# 8.5 Cell assembly enumeration in random graphs  (Page 3/4)

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## Complexity

The algorithm described above runs in approximately exponential $\left(O\left(n!\right)\right)$ time, which is to be expected since it solves an NP-hard problem.

The enumeration of k-cores reduces to the NP complete clique problem [link] as follows:

• A clique is a k-core for which the number of vertices in the core is equal to $k+1$ ( [link] ).
• The clique problem is: determine whether an arbitrary graph contains a clique of at least size $n.$
• If we could accomplish k-core enumeration in polynomial time, say $O\left({n}^{k}\right),$ where $n$ is the number of nodes in the graph, then:
• We could find cores of all $k$ in, at most, $O\left(n×{n}^{k}\right)=O\left({n}^{k+1}\right)$ time, because there is no $k$ core in a given graph for which $k$ exceeds $n.$
• Without increasing fundamental run-time, we could flag each of those k-cores which is a clique. In doing so, we find all cliques.
• By simply finding the largest of this group of cliques, we have solved the clique problem in polynomial time.

Consequently, k-core enumeration belongs to the class of NP-hard problems, meaning that it is not clear whether an algorithm that runs significantly faster than exponential time can be devised.

That is not to say, however, that the algorithm cannot be improved upon at all. For instance, one of our implementations takes advantage of the fact that, if we form an induced subgraph $H$ by removing some vertex $v$ from a graph $G,$ if $v$ is not in a k-core, then the graph $I$ resulting from removing any of $v$ 's neighbors that are not in a k-core from $G$ will have the same maximum k-core as $H.$ Also, our algorithm takes care not to revisit previously enumerated branches. Different approaches can certainly speed up an algorithm to solve the problem, but it is not clear that any approach will make the algorithm run in sub-exponential time.

## Assembly enumeration

Upon enumerating all k-cores, every unique closure of a k-core is analyzed to determine whether any one of the k-cores that closes to that closure is tight ( [link] ). Checking tightness involves nothing more clever than simply verifying the above definition of tight. If at least one of the cores that closes to a given closure is tight, then that closure is a collected into the set of k-assemblies, otherwise, it is ignored.

## Experimentation

After devising an algorithm to find every k-assembly, we attempted to discover attributes about k-assemblies through, first, generating random graphs, and then, enumerating the assemblies contained in those graphs.

## Random graph generation

We employed two primary types of random graphs.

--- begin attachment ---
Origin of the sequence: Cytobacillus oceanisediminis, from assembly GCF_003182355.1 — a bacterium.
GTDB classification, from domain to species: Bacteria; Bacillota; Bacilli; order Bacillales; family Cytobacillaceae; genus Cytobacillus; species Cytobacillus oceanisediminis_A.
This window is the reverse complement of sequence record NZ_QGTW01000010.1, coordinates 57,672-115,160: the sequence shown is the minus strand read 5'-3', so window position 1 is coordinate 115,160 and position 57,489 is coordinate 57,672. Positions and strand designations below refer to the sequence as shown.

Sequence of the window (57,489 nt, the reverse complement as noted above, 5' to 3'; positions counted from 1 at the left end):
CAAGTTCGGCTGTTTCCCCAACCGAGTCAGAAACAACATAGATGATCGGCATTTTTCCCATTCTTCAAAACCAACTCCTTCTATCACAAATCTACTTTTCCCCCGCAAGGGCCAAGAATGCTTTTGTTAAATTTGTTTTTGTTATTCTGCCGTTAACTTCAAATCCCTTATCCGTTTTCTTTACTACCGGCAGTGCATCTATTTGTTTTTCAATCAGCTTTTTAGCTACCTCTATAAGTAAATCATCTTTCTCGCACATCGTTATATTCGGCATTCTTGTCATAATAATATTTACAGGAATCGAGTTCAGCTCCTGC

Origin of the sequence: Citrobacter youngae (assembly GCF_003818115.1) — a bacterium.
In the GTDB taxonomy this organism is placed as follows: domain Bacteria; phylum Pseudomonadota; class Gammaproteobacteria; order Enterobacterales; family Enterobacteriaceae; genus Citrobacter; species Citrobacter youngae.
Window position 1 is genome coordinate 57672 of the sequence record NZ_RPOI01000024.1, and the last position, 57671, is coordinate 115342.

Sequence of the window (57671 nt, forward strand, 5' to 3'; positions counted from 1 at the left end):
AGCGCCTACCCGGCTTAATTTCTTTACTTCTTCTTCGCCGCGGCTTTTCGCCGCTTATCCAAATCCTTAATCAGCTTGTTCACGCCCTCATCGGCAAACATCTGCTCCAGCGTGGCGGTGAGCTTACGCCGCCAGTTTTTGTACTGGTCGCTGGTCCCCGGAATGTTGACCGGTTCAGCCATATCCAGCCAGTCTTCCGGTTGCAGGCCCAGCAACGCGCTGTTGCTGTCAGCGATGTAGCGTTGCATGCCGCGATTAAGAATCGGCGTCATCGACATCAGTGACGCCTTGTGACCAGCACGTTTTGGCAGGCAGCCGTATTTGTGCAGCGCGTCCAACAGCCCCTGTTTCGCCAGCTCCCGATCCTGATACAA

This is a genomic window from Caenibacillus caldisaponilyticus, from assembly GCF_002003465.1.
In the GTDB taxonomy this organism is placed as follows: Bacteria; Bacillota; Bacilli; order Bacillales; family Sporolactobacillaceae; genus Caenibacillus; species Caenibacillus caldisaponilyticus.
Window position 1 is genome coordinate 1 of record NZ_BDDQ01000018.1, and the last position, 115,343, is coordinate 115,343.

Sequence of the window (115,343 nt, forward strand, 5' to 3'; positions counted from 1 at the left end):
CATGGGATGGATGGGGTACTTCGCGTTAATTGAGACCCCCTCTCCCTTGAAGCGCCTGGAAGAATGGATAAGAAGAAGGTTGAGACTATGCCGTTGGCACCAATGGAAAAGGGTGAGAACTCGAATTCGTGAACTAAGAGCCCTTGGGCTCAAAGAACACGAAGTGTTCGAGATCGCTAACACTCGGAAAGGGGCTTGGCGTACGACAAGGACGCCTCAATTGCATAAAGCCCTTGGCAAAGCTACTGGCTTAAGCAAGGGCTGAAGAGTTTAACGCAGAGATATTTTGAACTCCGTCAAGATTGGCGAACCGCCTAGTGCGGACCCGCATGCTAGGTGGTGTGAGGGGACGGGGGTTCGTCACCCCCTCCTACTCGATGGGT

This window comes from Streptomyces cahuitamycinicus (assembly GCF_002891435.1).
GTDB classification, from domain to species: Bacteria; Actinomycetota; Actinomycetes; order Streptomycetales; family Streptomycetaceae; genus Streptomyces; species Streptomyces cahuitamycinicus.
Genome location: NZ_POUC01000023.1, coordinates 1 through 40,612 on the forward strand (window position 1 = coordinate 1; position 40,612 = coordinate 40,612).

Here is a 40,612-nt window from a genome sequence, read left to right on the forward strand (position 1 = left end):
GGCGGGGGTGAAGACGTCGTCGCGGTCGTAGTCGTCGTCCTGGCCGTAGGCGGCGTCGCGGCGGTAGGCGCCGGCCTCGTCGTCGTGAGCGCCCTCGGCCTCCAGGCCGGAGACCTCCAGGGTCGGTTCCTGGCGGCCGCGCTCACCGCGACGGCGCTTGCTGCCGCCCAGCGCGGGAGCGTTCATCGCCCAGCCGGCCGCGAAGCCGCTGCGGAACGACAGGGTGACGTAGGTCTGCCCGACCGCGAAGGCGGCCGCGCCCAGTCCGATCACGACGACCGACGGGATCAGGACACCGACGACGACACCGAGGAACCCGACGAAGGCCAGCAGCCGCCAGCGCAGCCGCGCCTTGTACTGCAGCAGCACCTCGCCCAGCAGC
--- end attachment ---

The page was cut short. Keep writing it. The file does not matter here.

1. The classical Bernoulli random graph ( [link] ):
• Pick some probability $p,$ and a number of vertices, $n.$ Create a graph $G,$ for which $V\left(G\right)=1,2,...n.$
• For all pairs of vertices, $\left(i,j\right),$ where $i\ne j$ and $0 an edge $ij\in E\left(G\right)$ with probability $p.$
2. The scale-free Cooper-Frieze random graph ( [link] ) [link] . As we implement it:
• pick some positive integer $T$ ; $\alpha ,\beta ,\gamma ,\delta \in \left[0,1\right]$ ; $P,Q,$ which are 1-indexed lists. $P=\left({p}_{1},{p}_{2},...,{p}_{n}\right),$ where $\sum _{i=1}^{n}p=1,$ and ${p}_{i}\in \left[0,1\right]\forall i\in \left\{1,2,...,n\right\}.$ $Q=\left({q}_{1},{q}_{2},...,{q}_{m}\right),$ where $\sum _{i=1}^{m}q=1,$ and ${p}_{i}\in \left[0,1\right]\forall i\in \left\{1,2,...,m\right\}.$
• Begin with a graph $G,$ where $V\left(G\right)=\left\{1\right\},$ and $E\left(G\right)=\left\{11\right\}.$ (That is, G is a graph with a single vertex which has a single edge connected to itself).
• $\forall t\in \left\{0,1,2,...,T\right\}:$
• Do the "Old" procedure with probability $\alpha ,$ otherwise, do the procedure "New."
• Do the procedure "Add Edges."
• Old:
• with probability $\delta ,$ choose the vertex $\mathit{start}$ from among the set of vertices in $V\left(G\right)$ randomly, giving each vertex an even chance. Otherwise, choose $\mathit{start}$ with the probability for each vertex proportional to the the degree of that vertex with respect to G.
• with probability $\gamma$ set the boolean variable $\mathit{terminateUniformly}$ to $\mathit{true}.$ Otherwise, set the variable to $\mathit{false}.$
• choose an index of $Q$ so that the index $i$ has a probability ${q}_{i}$ of being chosen. Set the integer variable $\mathit{numberOfEdges}$ to this chosen index.
• New:
• Add a new vertex $v$ to $V\left(G\right).$ Call that vertex $\mathit{start}.$
• With probability $\beta$ set the boolean variable $\mathit{terminateUniformly}$ to $\mathit{true}.$ Otherwise, set the variable to $\mathit{false}.$
• choose an index of $P$ so that the index $i$ has a probability ${p}_{i}$ of being chosen. Set the integer variable $\mathit{numberOfEdges}$ to this chosen index.
• Create the set $\mathit{END}$ by choosing $\mathit{numberOfEdges}$ vertices from $G.$ The vertices are chosen randomly, either with uniform probability if $\mathit{terminateUniformly}$ is $\mathit{true},$ or in proportion to degree otherwise.
• $\forall$ vertices $e\in \mathit{END},$ add to $G$ an edge directed from $\mathit{start}$ to $e.$

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